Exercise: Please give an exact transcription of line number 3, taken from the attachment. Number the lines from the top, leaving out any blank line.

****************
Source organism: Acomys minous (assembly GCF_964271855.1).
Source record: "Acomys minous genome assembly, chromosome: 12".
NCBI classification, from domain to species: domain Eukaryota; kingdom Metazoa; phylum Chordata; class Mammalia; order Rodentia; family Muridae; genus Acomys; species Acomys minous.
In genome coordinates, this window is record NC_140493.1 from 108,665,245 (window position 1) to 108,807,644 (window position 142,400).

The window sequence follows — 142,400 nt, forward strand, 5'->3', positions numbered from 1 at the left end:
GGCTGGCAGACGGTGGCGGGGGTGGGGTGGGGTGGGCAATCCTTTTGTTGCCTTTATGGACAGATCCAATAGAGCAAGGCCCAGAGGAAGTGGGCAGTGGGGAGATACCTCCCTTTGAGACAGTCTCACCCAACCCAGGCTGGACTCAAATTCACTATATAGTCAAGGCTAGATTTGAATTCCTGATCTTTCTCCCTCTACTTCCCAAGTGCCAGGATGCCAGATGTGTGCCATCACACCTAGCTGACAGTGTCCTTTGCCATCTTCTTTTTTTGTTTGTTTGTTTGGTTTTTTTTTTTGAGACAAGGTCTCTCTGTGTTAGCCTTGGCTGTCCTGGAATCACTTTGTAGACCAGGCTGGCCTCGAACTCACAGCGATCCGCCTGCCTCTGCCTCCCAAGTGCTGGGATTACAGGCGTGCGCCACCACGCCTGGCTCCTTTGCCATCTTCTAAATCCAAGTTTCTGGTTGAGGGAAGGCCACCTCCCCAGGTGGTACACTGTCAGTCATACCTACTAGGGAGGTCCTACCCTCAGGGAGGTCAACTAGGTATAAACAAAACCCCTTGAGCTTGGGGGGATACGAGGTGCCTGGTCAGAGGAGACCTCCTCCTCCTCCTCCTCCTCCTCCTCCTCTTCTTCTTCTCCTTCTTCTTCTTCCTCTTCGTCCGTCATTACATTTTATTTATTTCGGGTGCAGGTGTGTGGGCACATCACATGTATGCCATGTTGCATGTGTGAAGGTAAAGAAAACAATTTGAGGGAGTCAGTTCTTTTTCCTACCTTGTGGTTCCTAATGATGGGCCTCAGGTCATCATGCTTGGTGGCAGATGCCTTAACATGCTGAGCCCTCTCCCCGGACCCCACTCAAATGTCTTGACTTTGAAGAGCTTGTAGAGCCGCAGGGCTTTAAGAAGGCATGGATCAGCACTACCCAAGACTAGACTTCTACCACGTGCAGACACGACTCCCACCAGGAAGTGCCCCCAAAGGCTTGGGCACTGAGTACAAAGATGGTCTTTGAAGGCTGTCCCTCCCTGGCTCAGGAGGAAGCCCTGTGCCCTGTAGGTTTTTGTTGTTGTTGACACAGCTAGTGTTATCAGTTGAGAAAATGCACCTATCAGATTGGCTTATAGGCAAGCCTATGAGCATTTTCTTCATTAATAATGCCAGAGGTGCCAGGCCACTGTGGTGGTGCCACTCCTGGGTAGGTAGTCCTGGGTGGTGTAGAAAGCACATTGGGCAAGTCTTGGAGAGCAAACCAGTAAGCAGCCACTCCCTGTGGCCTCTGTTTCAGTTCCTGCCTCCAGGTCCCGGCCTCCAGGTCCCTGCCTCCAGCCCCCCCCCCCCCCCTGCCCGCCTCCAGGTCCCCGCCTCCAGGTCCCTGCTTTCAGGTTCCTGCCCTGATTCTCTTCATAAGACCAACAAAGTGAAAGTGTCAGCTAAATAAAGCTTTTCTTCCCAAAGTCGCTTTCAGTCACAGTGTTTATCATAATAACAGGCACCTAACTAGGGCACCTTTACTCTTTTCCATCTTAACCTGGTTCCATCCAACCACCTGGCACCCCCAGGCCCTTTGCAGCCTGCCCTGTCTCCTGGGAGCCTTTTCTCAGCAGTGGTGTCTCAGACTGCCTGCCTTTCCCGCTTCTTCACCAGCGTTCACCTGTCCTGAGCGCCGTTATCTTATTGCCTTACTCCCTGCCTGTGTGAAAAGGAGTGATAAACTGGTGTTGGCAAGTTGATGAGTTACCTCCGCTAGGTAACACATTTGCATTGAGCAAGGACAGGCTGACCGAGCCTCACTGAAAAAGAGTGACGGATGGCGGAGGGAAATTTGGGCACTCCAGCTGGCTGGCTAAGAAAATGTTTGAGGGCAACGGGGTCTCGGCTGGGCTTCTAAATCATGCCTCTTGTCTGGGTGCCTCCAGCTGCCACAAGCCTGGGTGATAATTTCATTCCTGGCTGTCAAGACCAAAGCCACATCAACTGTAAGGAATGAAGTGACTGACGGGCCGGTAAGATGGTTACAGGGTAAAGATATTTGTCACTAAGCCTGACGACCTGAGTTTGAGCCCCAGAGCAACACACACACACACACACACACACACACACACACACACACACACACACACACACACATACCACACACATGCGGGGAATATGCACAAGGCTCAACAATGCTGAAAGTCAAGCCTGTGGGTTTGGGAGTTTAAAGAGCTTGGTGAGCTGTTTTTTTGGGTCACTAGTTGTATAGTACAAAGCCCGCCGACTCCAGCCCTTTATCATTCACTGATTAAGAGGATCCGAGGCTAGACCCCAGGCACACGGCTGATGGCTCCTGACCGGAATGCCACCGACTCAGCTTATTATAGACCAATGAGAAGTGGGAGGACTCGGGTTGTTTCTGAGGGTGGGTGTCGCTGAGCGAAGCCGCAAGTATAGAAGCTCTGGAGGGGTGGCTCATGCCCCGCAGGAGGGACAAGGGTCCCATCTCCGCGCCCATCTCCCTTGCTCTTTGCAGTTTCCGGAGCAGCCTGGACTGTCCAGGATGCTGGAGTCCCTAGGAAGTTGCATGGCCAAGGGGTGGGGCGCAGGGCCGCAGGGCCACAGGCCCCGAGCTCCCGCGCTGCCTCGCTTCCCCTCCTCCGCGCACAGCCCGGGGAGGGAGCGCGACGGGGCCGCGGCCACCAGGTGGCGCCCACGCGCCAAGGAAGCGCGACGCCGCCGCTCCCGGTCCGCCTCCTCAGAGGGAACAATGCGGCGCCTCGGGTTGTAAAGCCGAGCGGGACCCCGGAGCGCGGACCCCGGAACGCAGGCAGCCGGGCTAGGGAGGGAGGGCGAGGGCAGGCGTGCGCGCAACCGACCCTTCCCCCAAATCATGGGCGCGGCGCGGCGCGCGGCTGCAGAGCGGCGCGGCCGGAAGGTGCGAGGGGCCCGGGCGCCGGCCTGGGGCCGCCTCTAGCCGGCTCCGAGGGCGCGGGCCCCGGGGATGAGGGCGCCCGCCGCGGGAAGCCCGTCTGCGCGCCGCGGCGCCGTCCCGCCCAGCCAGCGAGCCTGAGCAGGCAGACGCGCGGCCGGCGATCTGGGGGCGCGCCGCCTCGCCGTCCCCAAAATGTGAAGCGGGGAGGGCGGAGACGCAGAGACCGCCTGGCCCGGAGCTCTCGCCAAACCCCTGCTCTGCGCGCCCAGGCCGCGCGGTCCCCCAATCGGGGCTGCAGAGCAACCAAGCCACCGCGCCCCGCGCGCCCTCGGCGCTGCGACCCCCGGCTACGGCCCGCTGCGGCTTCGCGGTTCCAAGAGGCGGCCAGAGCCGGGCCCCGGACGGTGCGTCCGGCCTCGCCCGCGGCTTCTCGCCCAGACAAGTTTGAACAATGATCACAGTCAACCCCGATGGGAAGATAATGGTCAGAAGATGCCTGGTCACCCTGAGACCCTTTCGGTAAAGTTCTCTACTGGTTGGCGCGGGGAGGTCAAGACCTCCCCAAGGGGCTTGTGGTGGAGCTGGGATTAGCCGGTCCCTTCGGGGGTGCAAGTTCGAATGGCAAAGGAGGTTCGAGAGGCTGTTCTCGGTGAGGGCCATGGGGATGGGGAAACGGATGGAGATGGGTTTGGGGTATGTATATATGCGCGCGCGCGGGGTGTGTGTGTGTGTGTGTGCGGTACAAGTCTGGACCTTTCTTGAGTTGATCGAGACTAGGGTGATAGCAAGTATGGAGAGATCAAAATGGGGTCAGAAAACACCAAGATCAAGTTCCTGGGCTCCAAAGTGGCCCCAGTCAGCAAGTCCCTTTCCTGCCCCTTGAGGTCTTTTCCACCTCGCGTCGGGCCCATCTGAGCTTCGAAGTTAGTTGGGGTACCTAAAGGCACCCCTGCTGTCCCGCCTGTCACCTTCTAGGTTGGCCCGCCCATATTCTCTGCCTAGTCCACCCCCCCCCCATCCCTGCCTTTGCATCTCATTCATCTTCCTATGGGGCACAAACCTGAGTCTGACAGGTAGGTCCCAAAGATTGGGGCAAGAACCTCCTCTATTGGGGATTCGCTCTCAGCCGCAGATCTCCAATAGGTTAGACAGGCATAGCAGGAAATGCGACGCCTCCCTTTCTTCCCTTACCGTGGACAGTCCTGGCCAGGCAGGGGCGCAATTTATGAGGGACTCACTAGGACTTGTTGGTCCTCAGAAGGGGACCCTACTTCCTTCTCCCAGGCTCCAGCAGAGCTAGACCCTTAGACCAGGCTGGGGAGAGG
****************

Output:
NCBI classification, from domain to species: domain Eukaryota; kingdom Metazoa; phylum Chordata; class Mammalia; order Rodentia; family Muridae; genus Acomys; species Acomys minous.